Today started with a semi-annual dentist appointment for a cleaning followed by running errands about town. Then I headed home to get lunch together for my friends Jane Woodin and Olivia White. We started by sitting on the deck, but it was just too cool here on the harbor. So, we moved inside for lunch. I served my daily lunch which I call ‘everything in the fridge’ salad. Today it was a ‘make your own’ salad followed by chia pudding with fruit. When Jane and Olivia left, I did sneak in just a bit of family history work, and then it was time to head to Woods Hole to pick up Ollie. Heather was out of town today, so Jed took care of the pick-up of Sam and Jonah in East Falmouth and I did the Woods Hole pick-up of Ollie. I got a text this morning telling me that Ollie wanted to go to the East Falmouth Elementary School playground after school to continue his fun on the climbing equipment started this morning. So that’s what we did.

I have spent my evening writing a very long email to family about our ‘gathering’ beginning next Friday. Tomorrow I will start my day by wrapping up the family history project and then I’ll host the Goldstones and Sam Weigel for an early dinner, followed by the Falmouth Commodores opening baseball game. Sam Weigel (I think you know by now that Sam is Windbird’s new owner and captain) is flying into Boston tomorrow and has a layover until Saturday evening. He’s renting a car and driving down for a visit. I’m excited to see Sam and catch up on all the work he and Dawn have been doing on Windbird since our return from the Bahamas.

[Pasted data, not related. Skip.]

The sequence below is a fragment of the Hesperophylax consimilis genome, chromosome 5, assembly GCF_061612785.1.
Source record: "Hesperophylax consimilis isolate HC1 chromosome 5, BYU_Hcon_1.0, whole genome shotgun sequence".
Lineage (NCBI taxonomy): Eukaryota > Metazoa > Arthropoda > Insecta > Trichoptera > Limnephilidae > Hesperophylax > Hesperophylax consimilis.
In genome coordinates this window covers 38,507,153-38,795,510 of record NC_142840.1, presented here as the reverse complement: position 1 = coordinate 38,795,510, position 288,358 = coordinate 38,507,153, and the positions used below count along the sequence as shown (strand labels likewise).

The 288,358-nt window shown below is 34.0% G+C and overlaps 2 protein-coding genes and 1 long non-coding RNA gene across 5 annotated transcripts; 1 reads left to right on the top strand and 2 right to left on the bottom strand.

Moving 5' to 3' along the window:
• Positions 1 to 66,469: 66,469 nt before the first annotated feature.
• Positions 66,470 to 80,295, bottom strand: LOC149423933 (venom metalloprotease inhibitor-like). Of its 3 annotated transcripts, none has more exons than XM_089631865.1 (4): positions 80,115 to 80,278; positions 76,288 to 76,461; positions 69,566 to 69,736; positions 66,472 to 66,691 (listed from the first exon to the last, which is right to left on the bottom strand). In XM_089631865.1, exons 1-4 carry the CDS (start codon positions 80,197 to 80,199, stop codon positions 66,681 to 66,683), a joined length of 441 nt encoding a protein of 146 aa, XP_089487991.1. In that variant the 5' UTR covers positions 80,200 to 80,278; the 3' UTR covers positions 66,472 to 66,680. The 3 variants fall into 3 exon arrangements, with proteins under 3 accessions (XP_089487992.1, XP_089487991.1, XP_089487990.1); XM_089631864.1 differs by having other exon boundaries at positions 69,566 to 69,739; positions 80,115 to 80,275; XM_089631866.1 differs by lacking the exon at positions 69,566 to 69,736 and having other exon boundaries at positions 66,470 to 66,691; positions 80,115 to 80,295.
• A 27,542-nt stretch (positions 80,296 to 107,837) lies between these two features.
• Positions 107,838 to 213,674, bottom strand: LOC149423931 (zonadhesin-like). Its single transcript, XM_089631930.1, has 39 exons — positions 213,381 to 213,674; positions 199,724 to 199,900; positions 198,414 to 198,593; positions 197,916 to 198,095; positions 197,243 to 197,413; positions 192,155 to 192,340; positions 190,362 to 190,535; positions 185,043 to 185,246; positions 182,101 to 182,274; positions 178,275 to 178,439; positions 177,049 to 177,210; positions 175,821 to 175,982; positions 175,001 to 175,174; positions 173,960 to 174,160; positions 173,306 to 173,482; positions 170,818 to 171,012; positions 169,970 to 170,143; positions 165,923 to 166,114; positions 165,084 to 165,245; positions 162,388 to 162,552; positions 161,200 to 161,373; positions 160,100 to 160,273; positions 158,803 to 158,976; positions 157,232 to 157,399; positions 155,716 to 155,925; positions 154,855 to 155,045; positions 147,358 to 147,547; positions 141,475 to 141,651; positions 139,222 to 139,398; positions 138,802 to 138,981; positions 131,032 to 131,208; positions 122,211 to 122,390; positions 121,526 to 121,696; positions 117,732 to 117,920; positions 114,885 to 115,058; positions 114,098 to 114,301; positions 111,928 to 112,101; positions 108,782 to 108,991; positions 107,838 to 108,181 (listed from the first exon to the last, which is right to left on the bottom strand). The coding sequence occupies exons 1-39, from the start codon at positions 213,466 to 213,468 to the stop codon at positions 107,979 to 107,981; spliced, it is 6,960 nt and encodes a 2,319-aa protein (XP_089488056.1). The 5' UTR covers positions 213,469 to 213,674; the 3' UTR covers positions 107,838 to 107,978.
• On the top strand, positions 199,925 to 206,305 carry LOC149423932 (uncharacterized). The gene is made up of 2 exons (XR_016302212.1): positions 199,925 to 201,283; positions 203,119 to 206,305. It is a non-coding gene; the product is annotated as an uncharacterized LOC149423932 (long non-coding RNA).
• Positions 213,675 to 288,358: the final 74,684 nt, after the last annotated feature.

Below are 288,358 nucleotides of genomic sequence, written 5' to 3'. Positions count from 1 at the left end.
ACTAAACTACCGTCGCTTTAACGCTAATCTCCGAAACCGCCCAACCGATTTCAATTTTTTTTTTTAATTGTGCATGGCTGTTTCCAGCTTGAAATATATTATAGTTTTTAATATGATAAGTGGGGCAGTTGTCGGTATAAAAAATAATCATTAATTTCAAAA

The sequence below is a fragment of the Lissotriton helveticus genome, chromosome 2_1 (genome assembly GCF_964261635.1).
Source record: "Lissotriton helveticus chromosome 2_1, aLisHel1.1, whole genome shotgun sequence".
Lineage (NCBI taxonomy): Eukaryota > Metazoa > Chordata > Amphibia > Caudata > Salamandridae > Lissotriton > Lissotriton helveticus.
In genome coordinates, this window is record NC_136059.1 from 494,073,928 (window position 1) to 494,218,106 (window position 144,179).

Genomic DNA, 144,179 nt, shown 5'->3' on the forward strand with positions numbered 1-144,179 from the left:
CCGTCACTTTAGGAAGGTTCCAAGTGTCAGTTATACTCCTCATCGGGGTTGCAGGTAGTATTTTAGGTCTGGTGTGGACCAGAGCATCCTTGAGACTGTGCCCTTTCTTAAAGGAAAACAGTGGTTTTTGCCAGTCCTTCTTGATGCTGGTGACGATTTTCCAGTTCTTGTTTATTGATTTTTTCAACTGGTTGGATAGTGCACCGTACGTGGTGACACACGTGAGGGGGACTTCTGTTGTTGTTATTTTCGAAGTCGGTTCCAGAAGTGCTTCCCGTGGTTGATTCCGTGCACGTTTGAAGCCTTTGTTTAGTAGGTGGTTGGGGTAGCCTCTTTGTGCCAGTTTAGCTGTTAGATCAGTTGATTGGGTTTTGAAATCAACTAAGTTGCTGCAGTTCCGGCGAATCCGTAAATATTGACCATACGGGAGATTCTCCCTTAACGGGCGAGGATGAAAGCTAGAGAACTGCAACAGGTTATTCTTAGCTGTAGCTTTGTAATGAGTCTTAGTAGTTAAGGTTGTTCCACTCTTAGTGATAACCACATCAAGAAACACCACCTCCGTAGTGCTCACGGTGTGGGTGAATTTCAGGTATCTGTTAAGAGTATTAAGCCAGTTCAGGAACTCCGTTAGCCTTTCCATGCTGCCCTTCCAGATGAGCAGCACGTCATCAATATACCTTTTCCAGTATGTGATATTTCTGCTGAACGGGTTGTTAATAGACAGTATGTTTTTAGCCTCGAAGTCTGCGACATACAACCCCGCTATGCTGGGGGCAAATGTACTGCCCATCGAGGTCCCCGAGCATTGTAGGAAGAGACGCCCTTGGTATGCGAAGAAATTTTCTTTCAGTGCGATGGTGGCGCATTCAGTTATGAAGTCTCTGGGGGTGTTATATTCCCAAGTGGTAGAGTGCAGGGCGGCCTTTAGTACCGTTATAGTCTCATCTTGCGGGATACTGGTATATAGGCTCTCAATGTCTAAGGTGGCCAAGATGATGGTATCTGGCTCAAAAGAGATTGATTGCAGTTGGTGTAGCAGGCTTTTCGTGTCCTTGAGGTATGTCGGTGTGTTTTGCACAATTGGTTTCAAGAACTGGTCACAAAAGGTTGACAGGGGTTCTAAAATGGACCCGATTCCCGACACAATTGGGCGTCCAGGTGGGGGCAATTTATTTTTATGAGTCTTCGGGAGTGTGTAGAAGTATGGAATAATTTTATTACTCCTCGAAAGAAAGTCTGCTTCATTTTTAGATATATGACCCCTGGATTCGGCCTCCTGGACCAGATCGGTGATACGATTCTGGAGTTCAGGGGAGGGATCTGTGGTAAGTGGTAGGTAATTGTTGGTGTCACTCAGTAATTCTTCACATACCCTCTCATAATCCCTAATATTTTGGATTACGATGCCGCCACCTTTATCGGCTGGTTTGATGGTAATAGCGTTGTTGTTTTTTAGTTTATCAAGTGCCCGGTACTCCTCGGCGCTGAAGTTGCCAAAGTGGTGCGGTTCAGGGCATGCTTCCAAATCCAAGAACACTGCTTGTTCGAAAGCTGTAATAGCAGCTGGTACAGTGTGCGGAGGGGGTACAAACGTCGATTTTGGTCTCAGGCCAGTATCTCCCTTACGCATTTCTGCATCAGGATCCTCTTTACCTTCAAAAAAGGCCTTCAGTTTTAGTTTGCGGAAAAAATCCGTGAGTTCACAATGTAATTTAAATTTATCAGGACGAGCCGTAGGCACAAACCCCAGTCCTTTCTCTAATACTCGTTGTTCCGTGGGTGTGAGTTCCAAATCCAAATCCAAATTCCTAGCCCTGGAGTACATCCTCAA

2017 Life Logs, Days 165: 1 of 108 Billion People

2017 Life Logs, Days 165: 1 of 108 Billion People
Date: Wednesday, June 14, 2017
Weather: Temp in the 70’s F, Partly Sunny
Location: At Home in The Studio, Falmouth, MA

My day was spent sitting at the dining table on the computer entering family data into Ancestry.com. And as I entered some very interesting people, my sense of history demanded that I Google these folks to assure that my data is correct. I spent my time between 1500 and 500 AD. And then I got curious about just how many people have lived on this earth of ours. Today there are 7.5 billion people on earth, but how many people in total have lived on earth?